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Eagle's Nest and Northbrook Gorge

Home > Brisbane > Adventure | National Parks | Nature | Outdoor | Walks
by Roz Glazebrook (subscribe)
I'm a freelance writer living in Brisbane. I love bushwalking, kayaking, wildlife, history and travel.
Published November 25th 2018
Watch out for Giant Water Spiders
It was my third attempt to go on a bushwalking trip to Northbrook Gorge via Eagles' Nest. I had to cancel the previous two attempts for unexpected reasons, but deep down I think it was because I thought the walk/swim would be very hard and I wondered if I was up to it.

Northbrook Gorge swim through
Northbrook Gorge swim through


Anyway this time I decided I would go for it and hope it would be okay. It turned out to be a lot easier than I thought and I thoroughly enjoyed every minute of the adventure.

View from Eagles Nest
View from Eagles Nest


We were a big group of twenty, so the car shuffle was fairly complicated. We left enough cars at the end of the walk at hairpin bend to take us back to Samford. We started the walk from Lawton Road and walked down the forestry road to the turnoff to Eagles Nest, where we had morning tea with lovely views.

Northbrook Creek
Northbrook Creek


Northbrook Gorge is in the South D'Aguilar National Park near Mt Glorious in South East Queensland.

After morning tea, we climbed down into Northbrook Gorge where the fun began. It was a pretty steep climb, but there were lots of trees to hold onto.

Northbrook Gorge
Beautiful Northbrook Gorge


Once we hit the gorge we rock hopped down the creek to the first deep swimming hole. We had all waterproofed our packs. Luckily someone warned me to take off my sunglasses as after I jumped in the deep water, I went deep underwater and would have lost them otherwise. I have heard of people losing their glasses and also someone once lost their underwater camera after jumping in this spot.

Swim through gorge
Swim through gorge


Most of the group just jumped in boots and all, although a few people had brought sandals. The water was refreshing and there were only short swims to negotiate across to the other side of the creek.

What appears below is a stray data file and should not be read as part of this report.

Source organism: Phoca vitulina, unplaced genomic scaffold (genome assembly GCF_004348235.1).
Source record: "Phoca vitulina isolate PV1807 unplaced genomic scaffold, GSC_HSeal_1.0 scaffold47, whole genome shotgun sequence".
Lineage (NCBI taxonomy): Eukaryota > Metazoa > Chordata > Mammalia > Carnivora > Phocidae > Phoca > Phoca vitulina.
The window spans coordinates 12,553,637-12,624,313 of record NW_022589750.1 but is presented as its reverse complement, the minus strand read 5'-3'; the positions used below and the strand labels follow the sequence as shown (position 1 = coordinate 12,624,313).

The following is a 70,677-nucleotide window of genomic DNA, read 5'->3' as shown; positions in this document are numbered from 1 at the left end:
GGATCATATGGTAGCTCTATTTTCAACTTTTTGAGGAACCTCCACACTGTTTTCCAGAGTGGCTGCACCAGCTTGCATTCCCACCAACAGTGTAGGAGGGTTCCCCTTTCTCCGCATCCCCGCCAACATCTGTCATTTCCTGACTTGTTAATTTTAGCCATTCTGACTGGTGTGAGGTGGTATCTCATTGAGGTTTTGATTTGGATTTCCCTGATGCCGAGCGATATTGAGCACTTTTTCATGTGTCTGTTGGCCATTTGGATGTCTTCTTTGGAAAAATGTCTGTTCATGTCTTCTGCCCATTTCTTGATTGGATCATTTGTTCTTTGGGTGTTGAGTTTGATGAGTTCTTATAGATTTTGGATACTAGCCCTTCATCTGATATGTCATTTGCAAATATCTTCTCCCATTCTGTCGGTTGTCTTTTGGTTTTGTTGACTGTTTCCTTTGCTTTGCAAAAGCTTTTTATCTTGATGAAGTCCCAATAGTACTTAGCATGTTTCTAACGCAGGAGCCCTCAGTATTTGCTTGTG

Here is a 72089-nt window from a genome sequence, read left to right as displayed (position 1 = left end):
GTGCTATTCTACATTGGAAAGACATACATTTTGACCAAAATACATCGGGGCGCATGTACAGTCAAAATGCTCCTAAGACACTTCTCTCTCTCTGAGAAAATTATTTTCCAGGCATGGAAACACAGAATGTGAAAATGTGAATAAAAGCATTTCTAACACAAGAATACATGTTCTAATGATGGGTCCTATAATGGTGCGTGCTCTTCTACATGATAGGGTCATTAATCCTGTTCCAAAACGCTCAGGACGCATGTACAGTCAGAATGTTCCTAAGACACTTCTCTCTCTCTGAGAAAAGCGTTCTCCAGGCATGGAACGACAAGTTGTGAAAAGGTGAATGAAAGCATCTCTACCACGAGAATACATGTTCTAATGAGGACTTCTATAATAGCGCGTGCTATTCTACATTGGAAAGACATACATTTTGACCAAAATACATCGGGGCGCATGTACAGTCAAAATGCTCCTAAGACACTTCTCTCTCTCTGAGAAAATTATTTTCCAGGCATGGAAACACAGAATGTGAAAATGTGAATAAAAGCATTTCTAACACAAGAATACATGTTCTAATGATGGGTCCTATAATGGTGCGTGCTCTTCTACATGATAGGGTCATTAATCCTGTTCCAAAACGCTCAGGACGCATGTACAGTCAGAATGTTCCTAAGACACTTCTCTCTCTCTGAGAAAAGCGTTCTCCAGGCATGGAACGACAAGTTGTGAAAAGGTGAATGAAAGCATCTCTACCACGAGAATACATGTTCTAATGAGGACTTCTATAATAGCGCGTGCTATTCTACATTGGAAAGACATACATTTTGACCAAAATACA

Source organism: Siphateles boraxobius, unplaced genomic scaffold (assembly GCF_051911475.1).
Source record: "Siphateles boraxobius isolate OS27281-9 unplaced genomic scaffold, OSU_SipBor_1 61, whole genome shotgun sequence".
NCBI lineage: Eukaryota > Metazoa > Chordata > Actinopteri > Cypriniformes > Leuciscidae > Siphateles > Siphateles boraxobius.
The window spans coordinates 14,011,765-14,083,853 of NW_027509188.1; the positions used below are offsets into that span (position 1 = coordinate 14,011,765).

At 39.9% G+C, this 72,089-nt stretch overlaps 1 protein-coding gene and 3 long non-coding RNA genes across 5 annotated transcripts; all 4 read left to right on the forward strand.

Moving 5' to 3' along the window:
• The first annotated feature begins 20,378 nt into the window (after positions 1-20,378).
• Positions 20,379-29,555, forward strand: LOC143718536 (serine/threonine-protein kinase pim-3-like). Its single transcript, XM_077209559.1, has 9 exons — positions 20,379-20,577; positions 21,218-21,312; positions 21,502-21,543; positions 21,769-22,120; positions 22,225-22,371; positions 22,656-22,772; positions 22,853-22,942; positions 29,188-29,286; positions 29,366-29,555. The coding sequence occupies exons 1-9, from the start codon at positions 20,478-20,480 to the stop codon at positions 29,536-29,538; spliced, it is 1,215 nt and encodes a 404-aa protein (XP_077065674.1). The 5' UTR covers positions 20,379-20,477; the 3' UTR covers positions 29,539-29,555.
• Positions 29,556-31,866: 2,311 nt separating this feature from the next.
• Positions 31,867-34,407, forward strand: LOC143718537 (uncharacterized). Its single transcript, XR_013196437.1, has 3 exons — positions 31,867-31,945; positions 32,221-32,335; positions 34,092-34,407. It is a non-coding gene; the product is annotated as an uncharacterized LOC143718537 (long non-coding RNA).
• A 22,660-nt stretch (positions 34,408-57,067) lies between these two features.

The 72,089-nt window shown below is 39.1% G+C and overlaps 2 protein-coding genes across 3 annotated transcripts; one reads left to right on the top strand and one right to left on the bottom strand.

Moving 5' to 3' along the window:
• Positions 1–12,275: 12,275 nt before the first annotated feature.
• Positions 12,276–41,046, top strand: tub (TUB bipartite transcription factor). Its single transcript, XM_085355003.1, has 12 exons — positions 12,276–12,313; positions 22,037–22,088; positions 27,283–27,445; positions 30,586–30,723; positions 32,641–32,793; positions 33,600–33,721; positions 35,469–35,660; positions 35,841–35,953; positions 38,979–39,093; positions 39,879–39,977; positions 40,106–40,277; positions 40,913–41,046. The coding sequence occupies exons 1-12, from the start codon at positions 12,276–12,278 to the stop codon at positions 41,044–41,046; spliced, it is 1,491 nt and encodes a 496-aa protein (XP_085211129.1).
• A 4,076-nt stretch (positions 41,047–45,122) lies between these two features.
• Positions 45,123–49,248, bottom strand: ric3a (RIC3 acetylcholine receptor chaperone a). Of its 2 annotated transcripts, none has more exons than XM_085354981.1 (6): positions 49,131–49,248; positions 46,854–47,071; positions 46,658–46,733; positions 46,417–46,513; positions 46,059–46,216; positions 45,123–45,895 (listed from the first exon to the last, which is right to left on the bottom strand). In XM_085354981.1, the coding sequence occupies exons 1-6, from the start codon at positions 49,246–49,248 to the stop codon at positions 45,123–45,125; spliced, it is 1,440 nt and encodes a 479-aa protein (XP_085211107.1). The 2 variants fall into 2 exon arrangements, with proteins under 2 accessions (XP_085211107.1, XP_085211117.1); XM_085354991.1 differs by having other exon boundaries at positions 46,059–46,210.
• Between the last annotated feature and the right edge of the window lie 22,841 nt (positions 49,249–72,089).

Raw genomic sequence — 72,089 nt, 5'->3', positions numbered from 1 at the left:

I had taken my camera because I wanted to get some photos, but it wasn't a waterproof one, so I kept it in a waterproof bag in my daypack. This meant I missed out on some interesting photos. There was a huge female spider sitting on her egg sac on the side of the rock in the gorge we were swimming through.

We swam though about five parts of the gorge and had lunch on a nice beach area of the creek. One woman didn't realise she was sitting right beside a large male spider on the rock behind her.

Male Giant Water Spider
Male Giant Water Spider


We didn't see any other people on the creek, even though a lot of people do go in from the other end. After a short climb out of the creek, we got to our cars parked near the road and changed into dry clothes, before heading back to Samford for coffee. One man found a fat leech on the back of his neck.

I posted my photo of the male spider on an Australian Spider Identification website. A few people responded saying it was a Banded Garden Spider, a Net Casting Spider, a Stipidion Spp (cave spider) and a Giant Water Spider. The experts finally decided it was a Giant Water Spider (Megadolomedes). One of the experts pointed out the male spider's web platform in my photo, which I hadn't seen. You need to zoom in to see it. The spider builds it under the rock overhand so it can hide from predators.

I read these spiders are the largest hunter spiders found near water. The tips of their legs are highly flexible. They are coloured grey to fawn brown with highly variable patterns, either long medium band or generally mottled. I've seen some pretty big spiders, tarantulas in Tasmania and Wolf spiders in NSW but these were the biggest spiders I've seen.



The Giant Water spiders can run on water and they hunt small fish, tadpoles and aquatic insects. They can also stay underwater for long periods by trapping air on their body and leg hair. They live along the water's edge in creeks, rivers and lakes.

The female carries her egg sac underneath her body, holding it in place with her jaws.

I think you do need to go on this walk with someone who has done it before. There are a few tricky turn-offs, which could be easily missed.

Rocks and spider webs
Rocks and spider webs
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Why? Beautiful bushwalk and swim in gorge
When: Anytime
Where: Eagles Nest and Northbrook Gorge
Cost: Free
Your Comment
Great article ! Thanks Roz.
by hdona (score: 2|181) 16 days ago
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